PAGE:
- The second area to heed is exercise. Only fifty years ago, weight training was sure to ruin you, and running was bad for the heart. Today we have evidence very much to the contrary. Many of us enjoy the weight room but ignore the treadmill, which is a huge mistake. Also, many running addicts detest the dumbbells, which also compromises their overall health. We need both, people!
- Neither is better than the other. We must pay attention to the heart and the muscular system for complete wellness. That 400 pound bench press won't matter if your arteries are clogged, nor will your 3 hour marathon benefit you if your arms are too weak to help you out of bed some days. Look at the big picture and how it relates to your current training. For awesome benefits, you can use the cardio machines as little as twice weekly, and the same goes for the weights. Make sure your program is balanced.
- Abstinence From Drugs
- The third aspect of your healthy triangle should be abstinence from drugs and other chemicals that can negatively impact your longevity. The single greatest factor is smoking. Anyone remotely connected to the fitness industry shouldn't smoke, but it is not always the case. Many fitness buffs are hooked like the rest of the population, and why not? Those cancer sticks are addictive. But even more powerful than nicotine is the evidence against it. You can read scores of pages of data about the evils of smoking, but I prefer to keep it simple with my clients by asking them to remember just one phrase: If you smoke, you will die. That isn't dramatics folks, it's the truth.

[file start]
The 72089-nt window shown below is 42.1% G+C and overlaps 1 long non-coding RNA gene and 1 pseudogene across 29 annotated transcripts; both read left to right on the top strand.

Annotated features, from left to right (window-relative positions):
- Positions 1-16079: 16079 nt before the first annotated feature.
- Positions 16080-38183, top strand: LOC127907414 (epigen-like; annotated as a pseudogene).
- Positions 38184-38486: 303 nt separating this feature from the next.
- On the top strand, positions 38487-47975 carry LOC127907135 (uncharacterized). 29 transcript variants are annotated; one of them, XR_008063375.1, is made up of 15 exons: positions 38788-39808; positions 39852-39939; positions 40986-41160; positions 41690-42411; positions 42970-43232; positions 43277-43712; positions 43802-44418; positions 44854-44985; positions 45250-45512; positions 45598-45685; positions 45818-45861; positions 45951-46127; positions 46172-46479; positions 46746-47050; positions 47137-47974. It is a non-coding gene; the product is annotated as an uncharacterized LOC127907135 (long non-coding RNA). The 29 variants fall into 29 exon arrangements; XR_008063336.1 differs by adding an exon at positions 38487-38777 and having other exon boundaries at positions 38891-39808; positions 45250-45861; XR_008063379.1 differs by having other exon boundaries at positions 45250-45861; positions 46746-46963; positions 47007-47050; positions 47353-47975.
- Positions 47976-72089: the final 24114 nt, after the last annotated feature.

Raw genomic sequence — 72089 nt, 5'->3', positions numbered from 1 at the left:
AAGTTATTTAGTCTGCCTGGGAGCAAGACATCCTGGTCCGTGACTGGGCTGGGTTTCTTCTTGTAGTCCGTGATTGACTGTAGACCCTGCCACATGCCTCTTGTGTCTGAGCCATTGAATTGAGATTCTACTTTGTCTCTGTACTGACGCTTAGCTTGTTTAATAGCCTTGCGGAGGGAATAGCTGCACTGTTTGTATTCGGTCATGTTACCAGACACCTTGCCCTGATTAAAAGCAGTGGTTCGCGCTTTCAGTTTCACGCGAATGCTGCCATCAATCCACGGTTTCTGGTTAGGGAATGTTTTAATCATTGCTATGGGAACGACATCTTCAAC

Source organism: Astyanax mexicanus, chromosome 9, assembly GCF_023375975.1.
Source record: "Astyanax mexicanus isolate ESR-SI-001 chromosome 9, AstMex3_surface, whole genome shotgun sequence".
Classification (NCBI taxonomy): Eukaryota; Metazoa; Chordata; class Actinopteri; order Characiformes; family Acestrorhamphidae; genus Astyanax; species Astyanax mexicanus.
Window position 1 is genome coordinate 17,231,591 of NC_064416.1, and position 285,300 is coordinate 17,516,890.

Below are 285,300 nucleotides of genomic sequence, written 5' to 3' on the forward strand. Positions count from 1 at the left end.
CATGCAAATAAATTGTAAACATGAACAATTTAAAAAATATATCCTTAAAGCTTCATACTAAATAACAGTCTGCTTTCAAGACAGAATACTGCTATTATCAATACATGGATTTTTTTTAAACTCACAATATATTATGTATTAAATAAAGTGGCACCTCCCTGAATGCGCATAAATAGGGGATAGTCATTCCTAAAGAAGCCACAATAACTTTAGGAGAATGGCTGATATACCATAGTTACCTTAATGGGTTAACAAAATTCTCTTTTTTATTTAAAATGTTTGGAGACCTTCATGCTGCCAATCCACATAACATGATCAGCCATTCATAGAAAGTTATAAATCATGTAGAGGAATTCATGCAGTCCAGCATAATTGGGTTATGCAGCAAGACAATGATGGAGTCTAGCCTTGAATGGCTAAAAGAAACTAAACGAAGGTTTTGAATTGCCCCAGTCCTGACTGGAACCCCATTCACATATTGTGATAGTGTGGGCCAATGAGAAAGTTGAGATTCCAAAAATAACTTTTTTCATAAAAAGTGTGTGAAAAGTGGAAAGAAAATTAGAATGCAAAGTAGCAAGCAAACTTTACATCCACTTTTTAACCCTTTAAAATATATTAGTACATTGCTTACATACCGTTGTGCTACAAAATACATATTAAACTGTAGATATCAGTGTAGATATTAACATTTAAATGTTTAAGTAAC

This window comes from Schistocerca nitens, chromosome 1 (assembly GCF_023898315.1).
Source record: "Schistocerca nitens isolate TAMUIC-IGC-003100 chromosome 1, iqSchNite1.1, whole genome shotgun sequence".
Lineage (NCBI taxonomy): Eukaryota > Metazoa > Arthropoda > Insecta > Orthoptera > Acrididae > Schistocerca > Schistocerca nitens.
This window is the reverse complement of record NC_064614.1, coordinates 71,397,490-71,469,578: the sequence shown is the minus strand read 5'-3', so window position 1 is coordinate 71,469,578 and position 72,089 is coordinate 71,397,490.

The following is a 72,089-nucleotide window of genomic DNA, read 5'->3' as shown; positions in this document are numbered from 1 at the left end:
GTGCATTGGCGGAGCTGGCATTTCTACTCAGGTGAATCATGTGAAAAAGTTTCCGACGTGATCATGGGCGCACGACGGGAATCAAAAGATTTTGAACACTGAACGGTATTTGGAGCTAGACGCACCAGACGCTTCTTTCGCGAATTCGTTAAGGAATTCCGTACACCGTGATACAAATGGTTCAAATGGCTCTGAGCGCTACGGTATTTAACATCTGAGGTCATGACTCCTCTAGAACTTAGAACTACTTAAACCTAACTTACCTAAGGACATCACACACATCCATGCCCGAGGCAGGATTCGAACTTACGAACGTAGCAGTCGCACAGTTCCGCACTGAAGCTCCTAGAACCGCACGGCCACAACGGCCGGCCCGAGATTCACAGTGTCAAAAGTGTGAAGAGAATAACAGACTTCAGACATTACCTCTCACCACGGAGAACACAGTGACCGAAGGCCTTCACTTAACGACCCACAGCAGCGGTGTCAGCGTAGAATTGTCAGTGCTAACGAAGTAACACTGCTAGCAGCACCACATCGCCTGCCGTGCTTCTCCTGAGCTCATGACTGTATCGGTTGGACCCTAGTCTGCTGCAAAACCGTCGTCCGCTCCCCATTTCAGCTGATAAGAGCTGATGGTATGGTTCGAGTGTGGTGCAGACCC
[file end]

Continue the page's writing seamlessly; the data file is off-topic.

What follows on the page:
- "If you smoke, you will die."
- You don't need to pay someone to slowly take your life, so the time to stop is now. And further your protection by avoiding second hand smoke. After smoking the most commonly abused drug is alcohol. Not only is it hell on your system, but the factors accompanying it are bad too. I am talking about the junk foods, the smoke in the bars and the sugars put into the drinks themselves. A drink or two isn't bad and may even benefit you, but know when to say when.
- After smoking and alcohol, recreational drugs are commonly abused. We don't even know the long term effects of some of these substances, so playing doctor and self administering carries unknown and potentially deadly risks. This includes steroids. Be smart and stay natural. You will be glad you did many years from now.
So whether you are a competitive athlete or a newly joined gym addict, take time to truly prioritize your goals. What are you without your health? Pay attention to the foods you eat and the methods you use to train, and avoid unnecessary risks. Take some time to visit some folks at a local nursing home or hospital, and maybe it will put things in a new light. As a part of the fitness community, it is our responsibility to be an example of good health practices. Our generation has no excuse!